Drunk, Hungry, and Sleep Deprived: ‘Love Is Blind’ Contestants Claim Producers Put Them Through Hell
In its four-season run, the Netflix original reality show Love Is Blind hasn’t been able to definitively answer its titular question: Is love blind? But according to a new report from Insider, producers have managed to make many contestants regret signing up for the series in the first place. Several former cast members of the Netflix reality series told Insider that their time on the show was characterized by a lack of food, water, sleep, an excess of alcohol, and “emotional warfare” from producers.
For those unaware of Love Is Blind‘s premise, congratulations and apologies for ruining your peace: Singles date and get engaged without ever seeing each other, relying entirely on the emotional connection they’ve built while communicating via “pods.” Once in the real world and after a short honeymoon, the couples will move in with each other and decide if they want to legally bind their relationship and get married after just a few weeks of knowing each other.
While the show has been billed as an attempt to avoid some of the superficial problems modern dating brings, contestants told Insider that they were required to push themselves to the limits during the process. The report detailed complaints of la ack of access to sunlight, water, and food during the 10-day filming schedule allegedly ignored by the show’s production company, Kinetic Content. Cast members added that they were required to film up to 20 hours every day, which left them desperate for sleep, a condition that wasn’t helped by production’s constant pushing of alcohol.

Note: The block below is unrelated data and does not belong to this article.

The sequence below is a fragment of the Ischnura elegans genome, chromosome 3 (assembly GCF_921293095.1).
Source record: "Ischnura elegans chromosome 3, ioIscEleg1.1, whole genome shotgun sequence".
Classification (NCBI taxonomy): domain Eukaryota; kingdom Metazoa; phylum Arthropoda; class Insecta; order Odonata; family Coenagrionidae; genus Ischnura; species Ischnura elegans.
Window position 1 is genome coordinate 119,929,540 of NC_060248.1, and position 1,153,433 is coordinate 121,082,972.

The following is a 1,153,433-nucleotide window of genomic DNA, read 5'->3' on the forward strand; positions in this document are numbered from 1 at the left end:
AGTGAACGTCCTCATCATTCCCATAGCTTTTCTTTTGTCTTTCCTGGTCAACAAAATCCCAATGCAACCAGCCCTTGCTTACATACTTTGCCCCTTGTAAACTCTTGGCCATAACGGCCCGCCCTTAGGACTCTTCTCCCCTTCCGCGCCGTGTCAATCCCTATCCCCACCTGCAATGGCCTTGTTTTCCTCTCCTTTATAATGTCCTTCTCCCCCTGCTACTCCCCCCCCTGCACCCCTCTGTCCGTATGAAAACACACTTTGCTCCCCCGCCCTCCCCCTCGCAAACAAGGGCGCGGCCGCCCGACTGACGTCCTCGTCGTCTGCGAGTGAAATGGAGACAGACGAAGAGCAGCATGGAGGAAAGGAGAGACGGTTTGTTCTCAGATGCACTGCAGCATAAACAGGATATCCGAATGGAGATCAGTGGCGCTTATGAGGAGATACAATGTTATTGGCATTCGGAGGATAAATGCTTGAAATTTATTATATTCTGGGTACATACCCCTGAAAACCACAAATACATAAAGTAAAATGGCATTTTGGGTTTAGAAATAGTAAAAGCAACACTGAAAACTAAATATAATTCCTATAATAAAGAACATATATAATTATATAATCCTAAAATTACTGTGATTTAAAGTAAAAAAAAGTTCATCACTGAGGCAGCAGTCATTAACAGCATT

“They would run out of food,” said cast member Danielle Ruhl. (Ruhl got married in Love Is Blind Season 2 but filed for divorce in August 2022.)”I remember every time we’d get to the freaking kitchen, there’d be like one hard-boiled egg, and it was like a fight to see who could actually get the stuff.”
“The sleep deprivation was real,” Danielle Drouin, a contestant on the first season, added. “I feel like they do it on purpose because they’re trying to break you. They want you on your edge.”
Netflix did not immediately respond to Rolling Stone‘s request for comment.
“The wellbeing of our participants is of paramount importance to Kinetic,” Kinetic Content tells Rolling Stone in a statement. “We have rigorous protocols in place to care for each person before, during, and after filming.”
Past show participants also detailed an emotional intensity pushed by producers, saying they were constantly discouraged from attempting to leave the show, even when they said they were experiencing poor mental health. According to Insider, people who leave the experiment “without producer approval ” were required to pay a fine of $50,000— another incentive to keep filming despite increasing levels of discomfort.
Ruhl added that producers pushed her to stay on the show, even when she had a panic attack, and expressed concern that the filming was making her anxiety worse.
“I kept telling them, ‘I don’t trust myself,'” she said. “‘I’ve tried committing suicide before. I’m having suicidal thoughts. I don’t think I can continue in this.'”
This isn’t the first time the series has come under fire. In June 2022, former cast member Jeremy Hartwell filed a lawsuit against Netflix and Kinetic Content. The suit accused the streaming service and production company of subjecting its cast to “inhumane working conditions” and poor wages for a grueling schedule.
And on Sunday, an attempt by Netflix to host a live reunion of the Season 4 cast was plagued by technical difficulties that saw the show starting hours after its premiere— and frustrated thousands of ready viewers. And even after contestants leave the show, the months of healing they’ve detailed make it feel like the Netflix show is asking the wrong question. No one cares if love is blind. But is a mid-at-best Netflix dating show really worth ruining people’s lives?